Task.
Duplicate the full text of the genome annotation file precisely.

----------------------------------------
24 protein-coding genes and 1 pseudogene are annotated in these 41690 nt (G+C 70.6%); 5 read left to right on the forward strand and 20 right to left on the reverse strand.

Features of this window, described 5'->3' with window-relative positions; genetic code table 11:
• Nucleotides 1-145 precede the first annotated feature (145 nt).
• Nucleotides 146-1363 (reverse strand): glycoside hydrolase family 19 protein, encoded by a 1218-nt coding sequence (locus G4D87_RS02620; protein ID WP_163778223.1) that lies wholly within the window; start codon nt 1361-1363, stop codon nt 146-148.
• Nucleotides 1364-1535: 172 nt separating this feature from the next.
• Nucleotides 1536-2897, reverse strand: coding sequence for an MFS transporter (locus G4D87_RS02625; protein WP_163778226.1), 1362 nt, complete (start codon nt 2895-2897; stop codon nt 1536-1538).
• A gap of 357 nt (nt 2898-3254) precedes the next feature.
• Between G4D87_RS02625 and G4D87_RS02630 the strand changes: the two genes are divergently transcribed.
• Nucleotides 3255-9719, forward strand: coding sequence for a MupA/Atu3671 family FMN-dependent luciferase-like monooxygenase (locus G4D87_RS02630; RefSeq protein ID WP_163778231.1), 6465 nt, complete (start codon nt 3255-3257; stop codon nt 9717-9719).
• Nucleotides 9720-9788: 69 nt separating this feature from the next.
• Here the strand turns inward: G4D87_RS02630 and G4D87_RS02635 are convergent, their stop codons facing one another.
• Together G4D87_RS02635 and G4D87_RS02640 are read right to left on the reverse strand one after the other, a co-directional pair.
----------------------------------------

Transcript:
24 protein-coding genes and 1 pseudogene are annotated in these 41690 nt (G+C 70.6%); 5 read left to right on the forward strand and 20 right to left on the reverse strand.

Features of this window, described 5'->3' with window-relative positions; genetic code table 11:
• Nucleotides 1-145 precede the first annotated feature (145 nt).
• Nucleotides 146-1363 (reverse strand): glycoside hydrolase family 19 protein, encoded by a 1218-nt coding sequence (locus G4D87_RS02620; protein ID WP_163778223.1) that lies wholly within the window; start codon nt 1361-1363, stop codon nt 146-148.
• Nucleotides 1364-1535: 172 nt separating this feature from the next.
• Nucleotides 1536-2897, reverse strand: coding sequence for an MFS transporter (locus G4D87_RS02625; protein WP_163778226.1), 1362 nt, complete (start codon nt 2895-2897; stop codon nt 1536-1538).
• A gap of 357 nt (nt 2898-3254) precedes the next feature.
• Between G4D87_RS02625 and G4D87_RS02630 the strand changes: the two genes are divergently transcribed.
• Nucleotides 3255-9719, forward strand: coding sequence for a MupA/Atu3671 family FMN-dependent luciferase-like monooxygenase (locus G4D87_RS02630; RefSeq protein ID WP_163778231.1), 6465 nt, complete (start codon nt 3255-3257; stop codon nt 9717-9719).
• Nucleotides 9720-9788: 69 nt separating this feature from the next.
• Here the strand turns inward: G4D87_RS02630 and G4D87_RS02635 are convergent, their stop codons facing one another.
• Together G4D87_RS02635 and G4D87_RS02640 are read right to left on the reverse strand one after the other, a co-directional pair.